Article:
* prices per panel

When it comes to installation, you will probably be billed based on the size of your fence. Professionals typically charge £400/100ft to install fence panels, so a 5ft fence would probably cost you around £2000. However, this figure can vary depending on the complexity of your installation, so always ask for a quote before any work is carried out.

Some professionals may also charge a daily rate, which can range from £150-£450. This can be a good deal for smaller fences that can be installed in a day or less, such as a short picket fence in your front garden. However, larger projects may take up to three days, so be prepared to pay more if your fence installation encounters unexpected delays.

What Can Affect the Cost of Installing Fence?

The cost of a fence is determined by a few different factors, so it’s difficult to calculate your fencing costs without considering your unique situation. When thinking about what your fence installation cost might be, keep in mind the following list:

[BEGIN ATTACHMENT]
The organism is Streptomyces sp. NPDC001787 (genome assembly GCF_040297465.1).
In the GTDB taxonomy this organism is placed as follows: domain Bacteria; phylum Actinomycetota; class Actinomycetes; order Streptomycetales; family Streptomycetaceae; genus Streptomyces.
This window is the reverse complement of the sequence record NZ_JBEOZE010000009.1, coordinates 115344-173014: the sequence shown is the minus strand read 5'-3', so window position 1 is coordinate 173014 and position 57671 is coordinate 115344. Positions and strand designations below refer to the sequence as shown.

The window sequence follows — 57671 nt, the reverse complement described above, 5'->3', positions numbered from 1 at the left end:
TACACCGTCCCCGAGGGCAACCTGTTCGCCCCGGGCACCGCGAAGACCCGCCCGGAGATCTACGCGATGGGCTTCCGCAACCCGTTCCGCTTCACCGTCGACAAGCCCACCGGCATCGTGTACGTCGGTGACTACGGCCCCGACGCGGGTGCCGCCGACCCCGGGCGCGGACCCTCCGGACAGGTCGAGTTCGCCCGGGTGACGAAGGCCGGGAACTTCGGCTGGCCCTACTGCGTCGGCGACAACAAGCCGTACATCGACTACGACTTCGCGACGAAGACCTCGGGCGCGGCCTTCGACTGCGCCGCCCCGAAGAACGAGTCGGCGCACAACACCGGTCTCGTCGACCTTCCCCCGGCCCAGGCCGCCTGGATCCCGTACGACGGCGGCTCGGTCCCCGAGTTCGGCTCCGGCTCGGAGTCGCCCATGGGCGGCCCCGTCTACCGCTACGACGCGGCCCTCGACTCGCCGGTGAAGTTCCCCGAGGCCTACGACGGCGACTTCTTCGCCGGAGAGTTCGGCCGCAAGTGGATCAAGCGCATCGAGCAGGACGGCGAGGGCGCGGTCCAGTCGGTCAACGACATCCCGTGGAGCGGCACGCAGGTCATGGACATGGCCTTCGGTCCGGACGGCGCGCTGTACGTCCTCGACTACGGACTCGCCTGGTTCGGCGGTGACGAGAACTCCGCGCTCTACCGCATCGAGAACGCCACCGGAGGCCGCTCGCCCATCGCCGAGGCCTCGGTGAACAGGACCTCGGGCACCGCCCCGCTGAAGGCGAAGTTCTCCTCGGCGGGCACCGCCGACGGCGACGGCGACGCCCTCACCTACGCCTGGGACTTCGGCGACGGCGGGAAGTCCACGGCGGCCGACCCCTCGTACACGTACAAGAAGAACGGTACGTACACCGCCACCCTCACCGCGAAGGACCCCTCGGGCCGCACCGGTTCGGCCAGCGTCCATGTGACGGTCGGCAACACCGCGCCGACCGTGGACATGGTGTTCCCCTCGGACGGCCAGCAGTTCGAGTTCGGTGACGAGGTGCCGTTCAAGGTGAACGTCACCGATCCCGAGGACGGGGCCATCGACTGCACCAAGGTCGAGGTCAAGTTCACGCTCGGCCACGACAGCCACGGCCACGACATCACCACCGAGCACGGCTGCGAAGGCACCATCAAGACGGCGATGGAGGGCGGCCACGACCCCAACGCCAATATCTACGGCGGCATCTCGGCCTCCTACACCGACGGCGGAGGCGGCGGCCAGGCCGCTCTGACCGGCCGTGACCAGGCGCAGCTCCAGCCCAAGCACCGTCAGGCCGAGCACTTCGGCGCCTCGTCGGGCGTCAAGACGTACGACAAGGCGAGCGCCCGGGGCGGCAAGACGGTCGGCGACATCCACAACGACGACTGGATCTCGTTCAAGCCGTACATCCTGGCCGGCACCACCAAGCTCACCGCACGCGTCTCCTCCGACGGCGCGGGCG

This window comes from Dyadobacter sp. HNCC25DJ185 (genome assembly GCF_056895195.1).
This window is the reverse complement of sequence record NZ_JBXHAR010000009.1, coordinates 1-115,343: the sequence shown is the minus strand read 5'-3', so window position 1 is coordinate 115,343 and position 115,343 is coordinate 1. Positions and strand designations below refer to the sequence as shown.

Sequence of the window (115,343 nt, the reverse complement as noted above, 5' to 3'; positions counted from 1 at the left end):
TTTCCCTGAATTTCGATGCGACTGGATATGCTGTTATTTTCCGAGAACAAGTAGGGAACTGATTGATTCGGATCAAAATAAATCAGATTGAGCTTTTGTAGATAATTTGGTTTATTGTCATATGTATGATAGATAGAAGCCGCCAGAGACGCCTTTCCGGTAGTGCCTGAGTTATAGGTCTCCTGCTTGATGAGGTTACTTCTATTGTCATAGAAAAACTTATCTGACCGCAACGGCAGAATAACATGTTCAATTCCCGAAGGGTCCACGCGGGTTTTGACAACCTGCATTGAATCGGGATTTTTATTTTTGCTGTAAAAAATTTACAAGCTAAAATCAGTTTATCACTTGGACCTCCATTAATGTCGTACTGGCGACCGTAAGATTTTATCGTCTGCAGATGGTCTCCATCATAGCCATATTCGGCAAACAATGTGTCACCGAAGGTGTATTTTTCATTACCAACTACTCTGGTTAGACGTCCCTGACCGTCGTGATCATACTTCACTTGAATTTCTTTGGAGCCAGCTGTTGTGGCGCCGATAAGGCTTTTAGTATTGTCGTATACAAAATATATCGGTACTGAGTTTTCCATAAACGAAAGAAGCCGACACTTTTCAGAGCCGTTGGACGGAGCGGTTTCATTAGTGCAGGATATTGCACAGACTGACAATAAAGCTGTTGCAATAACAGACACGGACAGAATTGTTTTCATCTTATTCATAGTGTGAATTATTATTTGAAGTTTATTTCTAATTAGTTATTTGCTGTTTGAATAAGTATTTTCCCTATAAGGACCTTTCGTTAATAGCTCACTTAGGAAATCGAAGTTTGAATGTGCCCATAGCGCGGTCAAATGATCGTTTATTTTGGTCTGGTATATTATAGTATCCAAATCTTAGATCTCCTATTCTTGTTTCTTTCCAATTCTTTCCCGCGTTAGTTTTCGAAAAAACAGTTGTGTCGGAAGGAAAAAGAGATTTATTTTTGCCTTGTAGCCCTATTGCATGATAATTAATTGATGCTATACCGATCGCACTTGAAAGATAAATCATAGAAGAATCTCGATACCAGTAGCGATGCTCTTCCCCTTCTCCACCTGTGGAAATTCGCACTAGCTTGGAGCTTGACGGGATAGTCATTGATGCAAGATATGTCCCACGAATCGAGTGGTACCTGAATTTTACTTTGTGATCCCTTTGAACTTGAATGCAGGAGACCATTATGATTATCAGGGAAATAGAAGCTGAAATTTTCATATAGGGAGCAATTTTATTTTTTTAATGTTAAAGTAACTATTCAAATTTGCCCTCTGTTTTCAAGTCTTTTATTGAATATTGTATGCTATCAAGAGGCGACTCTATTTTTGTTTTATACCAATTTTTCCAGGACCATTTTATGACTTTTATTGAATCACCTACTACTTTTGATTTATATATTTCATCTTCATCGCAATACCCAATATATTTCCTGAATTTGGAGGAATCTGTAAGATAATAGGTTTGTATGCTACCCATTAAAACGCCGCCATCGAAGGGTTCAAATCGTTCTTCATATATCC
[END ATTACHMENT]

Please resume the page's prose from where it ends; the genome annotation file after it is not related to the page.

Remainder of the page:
Fence Height

In general, the higher your fence, the more it will cost to build. Most garden fences are somewhere between four and six feet, but you may be able to find fence panels that are higher or lower than this depending on your needs. Think carefully about how high you really need your fence to be, as extra inches that you don’t need could end up costing you dearly.

Type of Fence

As I mentioned earlier, the type of fence you choose will affect your total costs. One of the biggest factors will be material, but your fence’s design will also play a part. For instance, a solid fence panel made out of high-quality wood will likely set you back more than a flimsy rail fence. You’ll also be looking at a higher cost for any extra features, such as an integrated garden gate.